This project is paying out-of-work journalists to keep covering Oklahoma

‘We need journalists more than ever to tell the story about this pandemic.’

April 22, 2020

This month, Berry Tramel was furloughed. Twice.

It’s his first furlough in the 28 years he’s worked for The (Oklahoma City) Oklahoman. And his first in the 12 years he’s hosted a sports radio show for WWLS.

Until recently, Tramel was an exception to the many and massive cuts that have been shrinking the local news industry for a decade. But he’s now in crowded company.

As the coronavirus closes businesses and puts people out of work, local newsrooms are laying off journalists, cutting pay, instituting furloughs and, in some cases, closing altogether. You can see Poynter’s tracker here.

Local newsrooms aren’t alone in this.

But many newspapers — ones that have spent years working to shift habits, adjust to technology and attract new, paying readers while counting on shrinking advertising revenue — have found themselves in a dangerous place. And many journalists who spent their lives covering local news, including Tramel, are now under- or unemployed when their communities need them most.

In Oklahoma, a new project is putting them back to work, five journalists at a time.

The Coronavirus Storytelling Project launched last week with a story from Tramel. Each week, the project chooses pitches from five journalists in Oklahoma, supports them with editing, publishing and makes their work available to other newsrooms. It also pays them $500 each.

Right now, the project has enough money to run for four months with five pieces each week.

“We need journalists more than ever to tell the story about this pandemic and to be a watchdog to government during this pandemic,” said Joe Hight, chair of journalism ethics at the University of Central Oklahoma and a longtime Oklahoma journalist. “Yet here they are facing all these other challenges.”

Hight worked with the nonprofit Inasmuch Foundation, the Oklahoma Journalism Hall of Fame and Oklahoma Watch, a nonprofit, investigative site, to launch the $50,000 initiative. He hopes to see submissions from all mediums, including broadcast and podcasts. Work can be about the coronavirus, about the journalist’s own experience with the story, or anything else they want to pitch.

“We want to keep them engaged while they’re on furlough and make sure that our community is getting all of the news that they need and deserve,” said Tyler Tokarczyk, a program officer with Inasmuch.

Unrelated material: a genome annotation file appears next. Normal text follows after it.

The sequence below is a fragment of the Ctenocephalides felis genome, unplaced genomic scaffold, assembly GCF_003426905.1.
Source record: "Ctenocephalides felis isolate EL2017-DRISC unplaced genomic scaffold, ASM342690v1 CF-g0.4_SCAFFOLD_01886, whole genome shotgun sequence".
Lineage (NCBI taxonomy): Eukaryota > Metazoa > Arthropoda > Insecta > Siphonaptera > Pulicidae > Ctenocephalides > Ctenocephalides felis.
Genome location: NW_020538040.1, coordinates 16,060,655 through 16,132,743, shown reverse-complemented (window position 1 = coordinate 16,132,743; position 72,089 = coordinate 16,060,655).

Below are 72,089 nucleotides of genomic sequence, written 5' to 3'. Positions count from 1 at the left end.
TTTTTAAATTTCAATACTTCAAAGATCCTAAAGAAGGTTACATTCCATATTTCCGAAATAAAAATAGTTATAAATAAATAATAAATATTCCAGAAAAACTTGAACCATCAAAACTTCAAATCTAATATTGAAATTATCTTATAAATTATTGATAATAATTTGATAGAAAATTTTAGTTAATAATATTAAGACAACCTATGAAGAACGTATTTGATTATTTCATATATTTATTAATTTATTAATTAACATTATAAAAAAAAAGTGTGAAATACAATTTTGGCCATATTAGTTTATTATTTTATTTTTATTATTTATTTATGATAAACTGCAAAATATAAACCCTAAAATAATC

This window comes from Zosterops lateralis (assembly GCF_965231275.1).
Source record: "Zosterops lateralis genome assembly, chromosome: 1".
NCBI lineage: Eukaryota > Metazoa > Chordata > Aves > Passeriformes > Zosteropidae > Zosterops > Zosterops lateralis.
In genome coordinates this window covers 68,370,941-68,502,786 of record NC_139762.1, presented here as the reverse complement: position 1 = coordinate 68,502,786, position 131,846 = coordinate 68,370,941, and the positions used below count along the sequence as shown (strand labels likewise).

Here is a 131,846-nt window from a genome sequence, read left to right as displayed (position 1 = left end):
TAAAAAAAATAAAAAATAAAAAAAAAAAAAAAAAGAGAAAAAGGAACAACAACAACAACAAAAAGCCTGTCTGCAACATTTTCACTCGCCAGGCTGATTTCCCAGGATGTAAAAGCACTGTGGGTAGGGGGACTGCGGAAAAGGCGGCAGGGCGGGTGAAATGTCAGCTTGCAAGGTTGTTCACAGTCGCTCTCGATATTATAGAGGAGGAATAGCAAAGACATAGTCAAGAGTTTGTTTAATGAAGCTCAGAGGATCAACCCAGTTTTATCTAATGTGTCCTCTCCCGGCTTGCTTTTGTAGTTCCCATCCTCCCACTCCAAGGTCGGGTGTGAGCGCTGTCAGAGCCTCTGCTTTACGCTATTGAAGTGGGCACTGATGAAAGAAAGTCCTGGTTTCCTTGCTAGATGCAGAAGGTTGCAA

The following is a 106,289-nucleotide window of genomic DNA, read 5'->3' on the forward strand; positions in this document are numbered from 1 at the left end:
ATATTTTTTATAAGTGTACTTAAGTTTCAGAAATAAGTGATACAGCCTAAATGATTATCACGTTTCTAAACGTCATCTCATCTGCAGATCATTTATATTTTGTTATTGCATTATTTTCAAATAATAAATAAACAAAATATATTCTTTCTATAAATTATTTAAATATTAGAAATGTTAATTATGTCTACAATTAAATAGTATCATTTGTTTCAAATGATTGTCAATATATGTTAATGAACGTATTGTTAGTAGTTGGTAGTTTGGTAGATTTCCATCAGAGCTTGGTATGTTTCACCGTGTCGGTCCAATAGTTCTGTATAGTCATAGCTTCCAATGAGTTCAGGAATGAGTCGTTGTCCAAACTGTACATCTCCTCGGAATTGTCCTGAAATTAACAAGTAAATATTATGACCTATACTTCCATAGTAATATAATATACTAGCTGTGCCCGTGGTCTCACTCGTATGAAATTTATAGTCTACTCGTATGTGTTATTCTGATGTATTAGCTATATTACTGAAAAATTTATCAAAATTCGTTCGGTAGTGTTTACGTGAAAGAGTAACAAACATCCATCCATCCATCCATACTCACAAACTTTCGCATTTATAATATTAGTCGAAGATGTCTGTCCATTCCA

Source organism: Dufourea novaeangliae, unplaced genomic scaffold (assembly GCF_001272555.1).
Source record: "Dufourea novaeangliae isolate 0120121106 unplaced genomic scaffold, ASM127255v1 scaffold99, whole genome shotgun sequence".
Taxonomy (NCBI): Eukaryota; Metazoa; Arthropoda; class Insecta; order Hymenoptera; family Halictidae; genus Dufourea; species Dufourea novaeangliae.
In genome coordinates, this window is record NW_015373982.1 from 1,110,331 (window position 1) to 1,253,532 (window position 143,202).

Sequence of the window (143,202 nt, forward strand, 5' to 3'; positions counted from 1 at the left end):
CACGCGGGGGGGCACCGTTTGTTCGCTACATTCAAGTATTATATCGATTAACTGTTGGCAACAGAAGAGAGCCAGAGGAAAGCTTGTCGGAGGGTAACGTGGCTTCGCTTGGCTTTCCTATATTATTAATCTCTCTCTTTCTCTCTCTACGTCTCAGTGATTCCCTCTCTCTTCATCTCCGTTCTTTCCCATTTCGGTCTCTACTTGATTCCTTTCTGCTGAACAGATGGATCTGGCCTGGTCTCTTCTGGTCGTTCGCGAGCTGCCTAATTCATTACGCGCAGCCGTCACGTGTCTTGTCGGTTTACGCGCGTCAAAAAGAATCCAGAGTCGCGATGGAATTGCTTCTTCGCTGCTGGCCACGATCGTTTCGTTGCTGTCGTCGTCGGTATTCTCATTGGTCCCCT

Oklahoma newsrooms hit by furloughs include the Tulsa World, owned by Lee Enterprises, and The Oklahoman, owned by Gannett. Mike Sherman knows those newsrooms and the many tiny ones around the state well after years spent covering high school sports and working as a sports editor for the Oklahoman. Early last month, Sherman was one of the 11 journalists laid off by the Tampa Bay Times, which Poynter owns.

He’s now working as the Coronavirus Storytelling Project’s editor, and has 16 pitches in the queue.

The project, Sherman said, has been a touchstone in tough times.

“The thing I always loved the most about this job is talking to people about stories they love and figuring out a way to help them tell it. Not assigning things,” he said. “This is back to the basics.”

Around the country, several other projects and fundraisers are working to help furloughed and out-of-work journalists. They include:

  • Fellowships of up to $2,500 for narrative projects from the Brechner Center for Freedom of Information.
  • Up to $50,000 in $500 grants for laid-off, unemployed and under-employed journalists in Chicago from The Chicago Headline Club and Chicago Headline Club Foundation.
  • The New Mexico Local News Fund has emergency grants of up to $750.
  • And several journalists have set up crowdfunding campaigns to help out-of-work colleagues.

In Oklahoma, Sherman said, “the infusion of caring, purpose and cash have given this thing some wheels.”

The project’s first grantee, Tramel, didn’t take the $500. He figured there were a lot of people in a lot worse shape than him. But he did appreciate the chance to keep covering his community.

“It’s just nice to know that somebody said this isn’t good, and we need all the journalism we can get.”

Kristen Hare covers the transformation of local news for Poynter.org and writes a weekly newsletter on the transformation of local news. Want to be part of the conversation? You can subscribe here. Kristen can be reached at khare@poynter.org or on Twitter at @kristenhare.